September is here and maybe you or someone in your household--you know, the kid upstairs with the headphones who listens to that demon hippity-hop music?--might be in the market for some back to school technology. Here's a quick rundown of our favorite picks from the past few months.
Media players have become a staple amongst students. This is an overly congested field, but the iPod Video (about $350) still retains a majority of the market share. With 60GB of hard drive space you can fit quite a few episodes of "The Hills" and still have room to burn. There are some rumors that Apple will be upgrading the iPod in either September or November, so if you simply can't wait to get one of these, be prepared for a bit of buyer's remorse.
Creative is also launching a slew of handheld media devices including the Zen Vision W with 4.5-inch screen for movies. It should be available in September and comes in 30GB or 60GB versions.
Another gadget to consider is the Sirius Stiletto 100, a portable media player that picks up Sirius satellite radio signals and, most importantly, Howard Stern. It will cost $399 and will be available this month.
A great feature about most smartphones is that they can also be used as a portable modem for your laptop. Even if you're out of range of a WiFi hotspot, you can still get broadband-like speeds with EV-DO or EDGE. Some of the newer smartphones even feature real 3G speeds, equalling, or even surpassing, many DSL modems. With subscriptions for these data plans starting at less than most home broadband connections, WiFi almost becomes redundant. Almost.
The Treo, by Palm, has almost become the standard that other smartphones are held to. The easy-to-use Qwerty keyboard makes the learning curve a soft one. From a features standpoint, there's not much not to like about the Treo, and the fanbase backs that up. The built-in software gives you email, web browsing and MP3 playback. It is also capable of editing documents in Word, Excel and Powerpoint. Add a few (often freely) downloadable programs from the Internet, and it becomes a full multimedia powerhouse. The screen is just the right size for most of the thousands of games available, and there are several instant messaging solutions available to keep you connected to your friends on Yahoo!, MSN, AIM, Jabber, you name it.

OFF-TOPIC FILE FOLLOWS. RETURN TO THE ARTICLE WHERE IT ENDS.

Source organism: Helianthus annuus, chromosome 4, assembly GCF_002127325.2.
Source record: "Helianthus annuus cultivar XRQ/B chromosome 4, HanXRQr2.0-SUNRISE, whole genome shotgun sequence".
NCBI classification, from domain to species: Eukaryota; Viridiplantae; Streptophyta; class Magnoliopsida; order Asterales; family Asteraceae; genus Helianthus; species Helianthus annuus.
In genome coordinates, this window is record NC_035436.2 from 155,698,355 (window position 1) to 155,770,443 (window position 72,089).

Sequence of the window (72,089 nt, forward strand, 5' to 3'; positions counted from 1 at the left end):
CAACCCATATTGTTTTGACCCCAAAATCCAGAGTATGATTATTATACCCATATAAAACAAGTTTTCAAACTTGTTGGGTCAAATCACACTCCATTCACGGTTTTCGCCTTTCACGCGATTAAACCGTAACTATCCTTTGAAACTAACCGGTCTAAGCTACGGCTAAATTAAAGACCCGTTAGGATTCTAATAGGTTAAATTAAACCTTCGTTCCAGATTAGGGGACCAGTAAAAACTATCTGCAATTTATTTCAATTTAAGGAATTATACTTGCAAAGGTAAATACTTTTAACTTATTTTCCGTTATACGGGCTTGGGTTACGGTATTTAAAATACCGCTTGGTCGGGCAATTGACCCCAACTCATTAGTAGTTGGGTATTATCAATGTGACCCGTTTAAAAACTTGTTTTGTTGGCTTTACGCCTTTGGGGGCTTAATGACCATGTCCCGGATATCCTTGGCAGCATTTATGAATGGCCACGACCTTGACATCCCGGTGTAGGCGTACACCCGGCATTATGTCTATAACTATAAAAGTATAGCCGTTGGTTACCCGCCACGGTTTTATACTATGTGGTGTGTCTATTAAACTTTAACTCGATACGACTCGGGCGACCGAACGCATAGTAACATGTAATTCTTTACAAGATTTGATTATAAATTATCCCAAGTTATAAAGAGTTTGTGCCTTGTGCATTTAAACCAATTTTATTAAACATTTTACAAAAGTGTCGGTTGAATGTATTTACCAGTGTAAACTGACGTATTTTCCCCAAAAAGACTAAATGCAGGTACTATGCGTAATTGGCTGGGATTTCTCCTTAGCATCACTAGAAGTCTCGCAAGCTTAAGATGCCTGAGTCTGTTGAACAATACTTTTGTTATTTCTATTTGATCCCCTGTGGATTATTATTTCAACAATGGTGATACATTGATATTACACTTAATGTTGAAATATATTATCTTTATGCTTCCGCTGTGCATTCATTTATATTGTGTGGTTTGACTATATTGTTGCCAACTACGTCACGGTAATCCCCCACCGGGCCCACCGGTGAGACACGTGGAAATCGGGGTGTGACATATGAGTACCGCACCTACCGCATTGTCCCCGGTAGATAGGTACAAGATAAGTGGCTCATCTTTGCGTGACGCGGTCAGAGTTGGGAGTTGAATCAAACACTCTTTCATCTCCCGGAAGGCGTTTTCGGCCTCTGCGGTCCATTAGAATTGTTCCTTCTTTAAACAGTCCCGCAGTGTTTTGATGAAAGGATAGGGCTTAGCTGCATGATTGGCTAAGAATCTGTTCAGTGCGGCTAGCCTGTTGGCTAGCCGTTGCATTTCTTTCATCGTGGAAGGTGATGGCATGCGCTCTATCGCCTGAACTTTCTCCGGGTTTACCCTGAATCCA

There aren't many things wrong with the Treo, and most of them are related to the product getting fairly long in the tooth. While the camera takes pretty good photos for the web, it's still sub-megapixel, and has no flash. Most new high-end smartphones are coming with integrated WiFi. Even with an SDIO card, it's not an option with Treo. That's probably a good thing, because even without the high-powered radio inherent in WiFi, you'll be charging the battery at least once a day, if not more. We'd recommend a USB charging/sync cable, so you can take advantage of those unoccupied USB ports to give your Treo some quick juice.
This year, the desktop is dead in the dorm room. With the rise of ultra-light notebooks and convertible laptops that actually pack some power there's almost no reason to have a hefty computer humming away under a desk.
, ($1,624, shown) a super-thin laptop with a 12.1-inch display. The only problem: it doesn't have an optical drive, but then again, with the ever increasing functionality of web-based information, CDs and DVDs are quickly becoming optional.